Are the descriptions of wine biased toward the descriptions of the wine’s aromas? Some would say yes and some, no. Aromas are one of the great delights of wine. They can vary and present much excitement with every new bottle. What would wine be if it had little variation in aromas?
But because of this significant attraction, aromas are the selling point for lots of buyers. Hence, the aromas are emphasized and sales focus on them. Perhaps the competition for aromas is the point system, which can outdo the effect of aromas and secure a sale quickly. That’s a pity since aromas are what you experience, not a number.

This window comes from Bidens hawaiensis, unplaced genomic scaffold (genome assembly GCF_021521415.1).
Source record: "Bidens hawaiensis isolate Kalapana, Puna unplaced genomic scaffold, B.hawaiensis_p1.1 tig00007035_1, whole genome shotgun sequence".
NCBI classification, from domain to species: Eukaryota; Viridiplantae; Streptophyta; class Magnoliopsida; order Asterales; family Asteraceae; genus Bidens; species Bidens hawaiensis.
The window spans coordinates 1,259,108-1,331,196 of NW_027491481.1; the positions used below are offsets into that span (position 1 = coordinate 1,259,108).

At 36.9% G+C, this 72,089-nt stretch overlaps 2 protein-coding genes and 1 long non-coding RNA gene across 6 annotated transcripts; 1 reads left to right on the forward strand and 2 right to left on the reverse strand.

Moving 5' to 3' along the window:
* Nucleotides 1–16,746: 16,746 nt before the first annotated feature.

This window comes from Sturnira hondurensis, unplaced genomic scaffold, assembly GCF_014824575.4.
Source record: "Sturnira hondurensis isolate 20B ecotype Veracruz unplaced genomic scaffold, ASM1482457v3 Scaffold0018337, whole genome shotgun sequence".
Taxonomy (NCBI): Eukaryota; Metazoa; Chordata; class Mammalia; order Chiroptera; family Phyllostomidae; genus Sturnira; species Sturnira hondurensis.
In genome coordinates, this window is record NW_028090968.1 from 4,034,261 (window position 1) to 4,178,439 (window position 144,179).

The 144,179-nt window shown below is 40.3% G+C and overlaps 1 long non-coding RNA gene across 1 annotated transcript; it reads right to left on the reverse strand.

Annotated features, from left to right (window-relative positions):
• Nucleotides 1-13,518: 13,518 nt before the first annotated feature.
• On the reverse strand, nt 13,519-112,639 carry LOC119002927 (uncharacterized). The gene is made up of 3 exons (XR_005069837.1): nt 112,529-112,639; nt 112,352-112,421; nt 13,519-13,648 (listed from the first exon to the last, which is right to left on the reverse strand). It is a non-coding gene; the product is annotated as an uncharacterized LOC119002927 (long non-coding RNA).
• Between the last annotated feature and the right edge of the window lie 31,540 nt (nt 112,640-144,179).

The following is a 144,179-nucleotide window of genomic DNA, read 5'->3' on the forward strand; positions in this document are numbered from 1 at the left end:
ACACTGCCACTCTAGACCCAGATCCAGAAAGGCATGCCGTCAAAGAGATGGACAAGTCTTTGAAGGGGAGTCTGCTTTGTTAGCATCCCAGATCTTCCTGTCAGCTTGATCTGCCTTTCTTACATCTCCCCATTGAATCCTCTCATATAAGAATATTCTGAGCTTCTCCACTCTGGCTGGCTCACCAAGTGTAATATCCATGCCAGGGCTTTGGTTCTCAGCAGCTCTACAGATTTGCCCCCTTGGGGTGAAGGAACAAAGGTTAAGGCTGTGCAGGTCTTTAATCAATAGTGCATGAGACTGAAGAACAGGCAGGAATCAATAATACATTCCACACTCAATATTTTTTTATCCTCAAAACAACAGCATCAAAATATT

Most wine lovers want expressive and intense aromas. But that is unfair. Some grapes have a low aromatic profile, yet they are classic grapes. Intensity of aroma is not everything. Again, some aromas are so well married to each other that they create an impression that is difficult to discern. A new and attractive aroma is created and only when on the palate can it for the first time be discerned as showing fruit or oak. It is also a complex aroma and can be one of the most exciting experiences.
The number of aromas is not an indication of quality in itself. Aromas feed the emotional response more than other elements. Smoothness and balance is a strong second. Seek to develop a sensitivity to the various aromas of both fruit and oak and the aromas that result from a blend of the two plus the effects of fermentation. We all love those aromas and the more you learn about them, the better taster you will become.
What wine will you explore next? What will you experience of the wine’s aromas?